In Brief

Athletics: British sprinters enjoy a golden night in Berlin

Dina Asher-Smith and Zharnel Hughes win 100m gold at the European Championships

British sprinting enjoyed its best night in years as Dina Asher-Smith and Zharnel Hughes won gold in the 100m at the European Athletics Championship.

Asher-Smith beat defending champion Dafne Schippers to become the first British woman in 56 years to win the European 100m title.

Twenty minutes later, Hughes took gold ahead of Reece Prescod in the first one-two for British sprinters since Darren Campbell and Dwain Chambers in the 1998 Euros.

The third British sprinter in the men’s race, Chijindu Ujah, finished fourth. Ujah was denied the bronze medal by Jak Ali Harvey of Turkey. 

Breaking barriers

France’s Jimmy Vicaut had been the pre-race favourite, having won his semi-final in a championship record of 9.97sec, but 30 minutes before the final it was announced that he had suffered an injury in the warm-up and wouldn’t be participating.

That left the field open for the British trio, and they all got good starts in Berlin’s Olympic Stadium. But while Ujah faded in the final 30 metres, Hughes and Prescod powered towards the line, the former holding on for victory in 9.95 (a new championship record), one-hundredth of a second ahead of Prescod, who broke the ten-second barrier for the first time.

“I am happy and the job is done,” said Hughes. “I felt a bit of cramp so I don’t think I could have gone any faster but I’m just happy. Prescod is a fast finisher, so I knew I had to stay relaxed as he would challenge me towards the end.”

‘So happy’

Twenty-three year-old Hughes and Asher-Smith, a year younger, were a couple until their relationship ended earlier this year, but they supported each other on a golden night for British athletics.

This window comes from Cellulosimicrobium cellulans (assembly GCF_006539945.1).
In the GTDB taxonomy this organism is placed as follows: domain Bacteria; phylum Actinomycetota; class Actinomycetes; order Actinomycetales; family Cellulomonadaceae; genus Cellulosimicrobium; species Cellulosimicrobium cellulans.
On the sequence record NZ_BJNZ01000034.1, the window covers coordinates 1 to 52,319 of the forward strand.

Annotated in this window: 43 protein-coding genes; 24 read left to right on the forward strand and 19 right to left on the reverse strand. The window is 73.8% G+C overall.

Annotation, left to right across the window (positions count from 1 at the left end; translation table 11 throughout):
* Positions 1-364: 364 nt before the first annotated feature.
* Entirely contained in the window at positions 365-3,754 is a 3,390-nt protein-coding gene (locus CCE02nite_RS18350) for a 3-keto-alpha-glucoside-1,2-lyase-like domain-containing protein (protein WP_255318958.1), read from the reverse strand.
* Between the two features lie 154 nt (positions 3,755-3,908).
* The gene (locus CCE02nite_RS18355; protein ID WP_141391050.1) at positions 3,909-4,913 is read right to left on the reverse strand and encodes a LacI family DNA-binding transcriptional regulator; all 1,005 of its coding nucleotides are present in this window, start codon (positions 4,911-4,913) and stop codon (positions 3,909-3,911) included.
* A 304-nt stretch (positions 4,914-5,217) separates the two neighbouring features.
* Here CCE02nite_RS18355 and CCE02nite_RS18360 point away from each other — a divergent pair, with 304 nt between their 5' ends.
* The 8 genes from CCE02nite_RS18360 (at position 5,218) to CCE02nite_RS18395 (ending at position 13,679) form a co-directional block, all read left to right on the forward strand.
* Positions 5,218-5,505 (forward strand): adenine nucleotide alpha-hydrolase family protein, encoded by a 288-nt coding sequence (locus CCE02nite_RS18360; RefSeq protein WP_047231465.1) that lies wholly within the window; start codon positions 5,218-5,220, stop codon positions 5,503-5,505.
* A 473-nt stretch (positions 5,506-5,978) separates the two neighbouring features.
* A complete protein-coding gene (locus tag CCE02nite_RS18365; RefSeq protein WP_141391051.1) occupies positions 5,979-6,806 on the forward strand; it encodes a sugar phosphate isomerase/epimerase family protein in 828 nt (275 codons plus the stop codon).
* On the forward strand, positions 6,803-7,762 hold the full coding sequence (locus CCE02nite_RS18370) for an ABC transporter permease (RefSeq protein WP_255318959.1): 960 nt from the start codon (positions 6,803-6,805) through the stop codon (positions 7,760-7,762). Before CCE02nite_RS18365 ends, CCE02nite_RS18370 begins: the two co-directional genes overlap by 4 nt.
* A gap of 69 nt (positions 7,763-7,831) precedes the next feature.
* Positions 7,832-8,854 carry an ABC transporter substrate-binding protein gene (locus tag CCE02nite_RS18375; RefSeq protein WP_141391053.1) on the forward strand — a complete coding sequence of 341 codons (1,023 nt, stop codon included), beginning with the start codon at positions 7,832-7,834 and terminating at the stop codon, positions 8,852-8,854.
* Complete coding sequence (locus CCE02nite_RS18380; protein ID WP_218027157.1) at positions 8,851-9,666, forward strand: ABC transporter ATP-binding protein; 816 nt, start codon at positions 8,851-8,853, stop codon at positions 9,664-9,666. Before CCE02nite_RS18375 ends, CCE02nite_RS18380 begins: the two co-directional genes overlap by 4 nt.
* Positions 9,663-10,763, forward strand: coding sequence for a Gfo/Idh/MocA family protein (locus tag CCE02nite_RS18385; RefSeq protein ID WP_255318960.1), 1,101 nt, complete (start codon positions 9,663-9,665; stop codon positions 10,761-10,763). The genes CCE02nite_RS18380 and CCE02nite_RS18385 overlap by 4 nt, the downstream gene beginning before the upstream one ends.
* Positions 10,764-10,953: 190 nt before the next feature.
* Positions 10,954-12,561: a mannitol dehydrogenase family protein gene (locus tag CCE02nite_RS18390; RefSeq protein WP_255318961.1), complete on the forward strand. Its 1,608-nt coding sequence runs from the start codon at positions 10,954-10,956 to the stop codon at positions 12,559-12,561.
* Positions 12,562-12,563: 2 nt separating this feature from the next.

Asher-Smith’s victory brings to an end nearly 50 years of hurt for Britain’s 100m women sprinters - the last woman to win gold in the Euros was Dorothy Hyman, a miner’s daughter from Yorkshire, who crossed the line first in 1962.

But Asher-Smith’s performance suggests that the next few years will be glorious ones for British athletics. Her time of 10.85 was not only a new national record, it was also the fastest 100m time in the world this year.

“I did everything right,” exclaimed Asher-Smith. “I was so happy to nail it in the final because I know there are so many talented people around me but you have to ignore that.”

The other British athlete in the race, Imani-Lara Lansiquot, finished sixth in a time of 11.14. 

Eyeing a hat-trick

Asher-Smith, who in recent years has combined athletics with a history degree at King’s College London, now has her sights set on winning the 200m gold and the 4x100m relay, something that no Briton has ever achieved.

“I’m going to let myself enjoy the emotional high but then refocus,” said Asher-Smith. “I have to take the 200m like another championship, it’s a completely clean slate because I’m only one third of the way there… but I have said to myself ‘I’m here to win, I’m not taking any less’.”

Recommended

A guide to Wimbledon 2022
The Wimbledon women’s and men’s singles trophies on display at Centre Court
In Focus

A guide to Wimbledon 2022

What has Serena Williams been doing?
Serena Williams
Profile

What has Serena Williams been doing?

Swimming’s governing body bans trans athletes from elite women’s races
A swimmer in training
Talking point

Swimming’s governing body bans trans athletes from elite women’s races

Uncovering decades of ‘systemic’ abuse within British Gymnastics
A British gymnast's feet
In Focus

Uncovering decades of ‘systemic’ abuse within British Gymnastics

Popular articles

Are we heading for World War Three?
Ukrainian soldiers patrol on the frontline in Zolote, Ukraine
In Depth

Are we heading for World War Three?

Good Luck to You, Leo Grande film review
Emma Thompson and Daryl McCormack in Good Luck to You, Leo Grande
In Review

Good Luck to You, Leo Grande film review

The Mediterranean cities preparing for a tsunami
A tsunami in 2011 in Japan
Fact file

The Mediterranean cities preparing for a tsunami

The Week Footer Banner